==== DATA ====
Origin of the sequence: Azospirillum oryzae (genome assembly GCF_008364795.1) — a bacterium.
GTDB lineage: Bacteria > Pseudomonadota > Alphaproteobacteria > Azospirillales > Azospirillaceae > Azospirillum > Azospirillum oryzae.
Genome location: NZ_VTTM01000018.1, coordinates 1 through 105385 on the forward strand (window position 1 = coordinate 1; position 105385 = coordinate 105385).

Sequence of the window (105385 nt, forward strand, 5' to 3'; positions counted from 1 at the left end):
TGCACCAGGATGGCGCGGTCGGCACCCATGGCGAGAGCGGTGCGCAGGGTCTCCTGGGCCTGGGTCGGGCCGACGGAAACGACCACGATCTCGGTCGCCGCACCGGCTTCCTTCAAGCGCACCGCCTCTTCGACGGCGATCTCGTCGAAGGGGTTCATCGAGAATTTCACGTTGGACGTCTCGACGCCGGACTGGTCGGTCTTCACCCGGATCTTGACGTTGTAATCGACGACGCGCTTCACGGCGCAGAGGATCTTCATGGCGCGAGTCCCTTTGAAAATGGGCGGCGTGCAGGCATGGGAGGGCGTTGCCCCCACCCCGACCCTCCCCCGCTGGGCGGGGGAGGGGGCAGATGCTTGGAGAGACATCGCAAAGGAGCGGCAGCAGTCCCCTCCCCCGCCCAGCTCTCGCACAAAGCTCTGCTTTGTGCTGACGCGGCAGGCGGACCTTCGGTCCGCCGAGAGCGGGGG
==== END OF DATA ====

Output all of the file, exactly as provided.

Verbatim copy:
Origin of the sequence: Azospirillum oryzae (genome assembly GCF_008364795.1) — a bacterium.
GTDB lineage: Bacteria > Pseudomonadota > Alphaproteobacteria > Azospirillales > Azospirillaceae > Azospirillum > Azospirillum oryzae.
Genome location: NZ_VTTM01000018.1, coordinates 1 through 105385 on the forward strand (window position 1 = coordinate 1; position 105385 = coordinate 105385).

Sequence of the window (105385 nt, forward strand, 5' to 3'; positions counted from 1 at the left end):
TGCACCAGGATGGCGCGGTCGGCACCCATGGCGAGAGCGGTGCGCAGGGTCTCCTGGGCCTGGGTCGGGCCGACGGAAACGACCACGATCTCGGTCGCCGCACCGGCTTCCTTCAAGCGCACCGCCTCTTCGACGGCGATCTCGTCGAAGGGGTTCATCGAGAATTTCACGTTGGACGTCTCGACGCCGGACTGGTCGGTCTTCACCCGGATCTTGACGTTGTAATCGACGACGCGCTTCACGGCGCAGAGGATCTTCATGGCGCGAGTCCCTTTGAAAATGGGCGGCGTGCAGGCATGGGAGGGCGTTGCCCCCACCCCGACCCTCCCCCGCTGGGCGGGGGAGGGGGCAGATGCTTGGAGAGACATCGCAAAGGAGCGGCAGCAGTCCCCTCCCCCGCCCAGCTCTCGCACAAAGCTCTGCTTTGTGCTGACGCGGCAGGCGGACCTTCGGTCCGCCGAGAGCGGGGG